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Indian Pharma industry's Oliver syndrome

Over the years, policy formulators within the government seem to have figured out the ailments affecting the Indian pharma industry and at regular intervals, have responded with antidotes.

twitter-logo E Kumar Sharma        Last Updated: June 29, 2015  | 14:03 IST

"Please, sir, I want some more." This classic moment from Charles Dickens' novel Oliver Twist often gets repeated when the Indian pharma industry looks at Indian policy makers. Systematically, over the years, policy formulators within the government seem to have figured out the ailments affecting the Indian pharma industry and at regular intervals, have responded with antidotes. But they have, almost every time, fallen short of expectations leaving the industry always seeking more.

Call it over-expectations from the industry or under-delivery from the government, the net effect in terms of symptoms is identical. Let us call it the 'Oliver Twist syndrome' for the moment. Consider the topic of the day: it is about the government's plans to set up a Rs 500 crore venture capital fund to boost or help the domestic pharmaceutical industry by providing them with cheaper loans or access to funds to establish or upgrade their manufacturing facilities. As is apparent, large Indian pharma companies, many of them either sitting on idle cash or having the ability to raise debt, have access to capital. This fund will help small and medium companies: typically the under-Rs 10 crore companies that often deal with big pharma and are good in either technology or a particular process or a platform, but do not have access to funds to invest in manufacturing. They would typically be companies that do not make end products, but either a key starting drug ingredient or a drug intermediate. But then, then this is also the space where Indian companies are fighting the onslaught from China, which is hurting Indian bulk drug or active pharmaceutical ingredient manufacturers.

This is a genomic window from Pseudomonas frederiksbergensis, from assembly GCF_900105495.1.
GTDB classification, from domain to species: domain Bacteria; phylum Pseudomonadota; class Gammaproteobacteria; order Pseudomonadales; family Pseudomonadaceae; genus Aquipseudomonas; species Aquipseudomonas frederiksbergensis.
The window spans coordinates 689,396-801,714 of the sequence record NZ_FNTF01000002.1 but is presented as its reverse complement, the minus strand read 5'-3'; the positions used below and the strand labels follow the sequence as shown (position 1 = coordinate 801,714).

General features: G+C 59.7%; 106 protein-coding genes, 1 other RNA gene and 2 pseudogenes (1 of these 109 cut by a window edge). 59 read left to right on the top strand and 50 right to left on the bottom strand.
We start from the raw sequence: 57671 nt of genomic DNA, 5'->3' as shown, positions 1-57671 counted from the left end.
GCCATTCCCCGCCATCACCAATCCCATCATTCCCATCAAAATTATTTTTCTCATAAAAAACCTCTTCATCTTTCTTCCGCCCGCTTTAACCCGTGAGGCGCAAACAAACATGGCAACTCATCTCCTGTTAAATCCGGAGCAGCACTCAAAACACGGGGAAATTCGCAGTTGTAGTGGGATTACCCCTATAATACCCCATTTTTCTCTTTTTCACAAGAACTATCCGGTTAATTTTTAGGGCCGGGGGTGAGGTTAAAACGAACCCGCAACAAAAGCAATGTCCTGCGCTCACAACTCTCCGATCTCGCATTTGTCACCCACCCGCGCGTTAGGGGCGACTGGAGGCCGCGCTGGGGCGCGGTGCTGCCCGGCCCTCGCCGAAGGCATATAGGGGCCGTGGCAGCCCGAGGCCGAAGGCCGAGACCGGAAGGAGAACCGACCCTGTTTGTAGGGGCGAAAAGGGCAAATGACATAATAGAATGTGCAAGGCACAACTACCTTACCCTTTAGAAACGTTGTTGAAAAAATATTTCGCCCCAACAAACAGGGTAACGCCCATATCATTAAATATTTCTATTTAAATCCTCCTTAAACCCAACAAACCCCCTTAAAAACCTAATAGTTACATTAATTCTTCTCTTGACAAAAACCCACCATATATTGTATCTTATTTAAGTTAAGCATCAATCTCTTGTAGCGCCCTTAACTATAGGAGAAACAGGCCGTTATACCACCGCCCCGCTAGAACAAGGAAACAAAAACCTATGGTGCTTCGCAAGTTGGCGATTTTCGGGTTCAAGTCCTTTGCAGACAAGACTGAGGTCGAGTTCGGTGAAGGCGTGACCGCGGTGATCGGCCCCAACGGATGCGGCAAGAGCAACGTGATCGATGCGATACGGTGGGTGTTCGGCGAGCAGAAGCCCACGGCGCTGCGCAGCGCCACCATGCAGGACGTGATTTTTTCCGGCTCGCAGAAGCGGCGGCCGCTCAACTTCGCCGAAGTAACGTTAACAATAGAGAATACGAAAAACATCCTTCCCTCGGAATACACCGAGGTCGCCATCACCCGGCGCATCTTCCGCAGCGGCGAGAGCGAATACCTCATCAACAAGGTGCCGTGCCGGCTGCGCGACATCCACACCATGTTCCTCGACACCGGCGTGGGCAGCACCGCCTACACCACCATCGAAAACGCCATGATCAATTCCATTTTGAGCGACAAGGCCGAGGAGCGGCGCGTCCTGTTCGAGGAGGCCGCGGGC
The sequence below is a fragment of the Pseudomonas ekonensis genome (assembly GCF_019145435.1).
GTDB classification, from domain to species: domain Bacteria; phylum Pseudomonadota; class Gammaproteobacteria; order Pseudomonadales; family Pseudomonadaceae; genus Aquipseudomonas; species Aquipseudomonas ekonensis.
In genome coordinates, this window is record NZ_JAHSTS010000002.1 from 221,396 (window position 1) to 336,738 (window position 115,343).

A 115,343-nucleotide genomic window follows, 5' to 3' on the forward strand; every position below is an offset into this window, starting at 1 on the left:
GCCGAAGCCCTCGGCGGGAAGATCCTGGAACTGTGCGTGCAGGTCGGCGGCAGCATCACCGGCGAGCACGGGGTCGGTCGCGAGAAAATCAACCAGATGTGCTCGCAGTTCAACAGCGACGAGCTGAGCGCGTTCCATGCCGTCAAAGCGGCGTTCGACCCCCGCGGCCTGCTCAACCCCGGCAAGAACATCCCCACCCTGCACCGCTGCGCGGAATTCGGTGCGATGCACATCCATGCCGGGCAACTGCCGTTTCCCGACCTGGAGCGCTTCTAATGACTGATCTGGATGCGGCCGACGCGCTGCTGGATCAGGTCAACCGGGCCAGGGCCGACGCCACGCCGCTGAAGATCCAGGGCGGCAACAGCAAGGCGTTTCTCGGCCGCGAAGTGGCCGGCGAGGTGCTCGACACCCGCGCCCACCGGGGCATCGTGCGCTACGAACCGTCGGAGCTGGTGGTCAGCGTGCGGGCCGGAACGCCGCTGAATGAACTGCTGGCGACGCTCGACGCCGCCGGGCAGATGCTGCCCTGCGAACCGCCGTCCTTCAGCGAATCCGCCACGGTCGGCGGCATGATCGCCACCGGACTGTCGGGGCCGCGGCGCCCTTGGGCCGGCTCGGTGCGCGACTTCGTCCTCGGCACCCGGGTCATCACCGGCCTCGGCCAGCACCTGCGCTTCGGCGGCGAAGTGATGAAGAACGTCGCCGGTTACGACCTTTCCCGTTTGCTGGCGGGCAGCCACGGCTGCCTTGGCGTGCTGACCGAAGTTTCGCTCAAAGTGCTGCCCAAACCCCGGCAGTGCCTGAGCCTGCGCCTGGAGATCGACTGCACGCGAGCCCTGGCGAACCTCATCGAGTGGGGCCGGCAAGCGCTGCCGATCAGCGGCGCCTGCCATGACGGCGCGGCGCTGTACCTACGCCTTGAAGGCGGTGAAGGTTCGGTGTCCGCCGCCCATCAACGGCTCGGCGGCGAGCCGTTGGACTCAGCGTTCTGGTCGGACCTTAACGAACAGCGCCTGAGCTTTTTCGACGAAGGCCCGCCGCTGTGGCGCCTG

Therefore, while the Rs 500 crore fund could be a good start, it is first, a very small fund considering India's size. These companies will need to cater to some 800 companies and a Rs 89,000 crore domestic branded formulations market (an equal size of which is exports), as per AIOCD AWCAS data, wherein the top 25 companies constitute about 75 per cent of the market. In fact, on the export front, 75 per cent of exports come from about a dozen leading Indian pharma companies and these include companies with sales of $2 billion to $4 billion. Also, if the Indian pharma industry's demand for safeguarding against China is to be met, then the sector needs more than this Rs 500 crore fund. It needs creation of industry clusters where basic infrastructure is created and common utilities such as power are provided by the government at a competitive price. Or, the government would do well to listen to the recommendations of the bulk drug manufacturer's association, which asked for "duty free import of equipments & lab instruments ( without any export obligation ) required for implementation of technologies for import substitution products. And provide advance capital grants for setting up R&D facilities for technological upgradation."

These and a series of other recommendations would go a long way to improve the cost competitiveness of Indian pharma in the bulk drug space. That alone will reduce dependence on China in the supply of bulk drugs for select essential drugs, such as Penicillin-based antibiotics where India is totally depended on imports from China. Plus, how did India lose its edge to China in bulk drugs and part of the problem, according to many industry leaders, is the approach to price controls in India. While prices need to be checked, especially in a country like India where affordability is a big issue, the point of dispute is the method. The government could buy in bulk or devise new ways to procure instead of not making it remunerative for the industry.
The story is the same in other initiatives of the government. For instance, there are tax incentives that are available, such as the 200 per cent weighted deduction on R&D, but then the pharma companies also need to undertake bioequivalence studies and conduct clinical trials abroad apart from doing patent filings abroad, and these are not eligible for this deduction leaving the industry dissatisfied. The emphasis within the government is to encourage IP (intellectual property) but then the expenditure that Indian pharma companies incur on filing global patents is not considered R&D expense.
Or take the government's plan for a Rs 900-crore revival package for public sector undertaking Indian Drugs & Pharmaceuticals (IDPL). To put the number in context, this translates to just around 15 per cent of the cost of one new drug development today.
Getting back to the Rs 500 crore fund, the industry's view has been cautious: "It is necessary, but not sufficient," says Kiran Mazumdar-Shaw, chairperson and managing director of Biocon. Once again, it is a case of a good beginning, but which still needs a lot more to be done. It is almost similar to looking at the public spending on health in India. The 1.2 per cent of the GDP is good and needed but it is enough? Move it to 2.5 per cent of the GDP at least, if not around 4 per cent, which is what India as a whole spends on health. In comparison. China spends around 3 per cent of GDP on public health and it is over 8 per cent in the United States.


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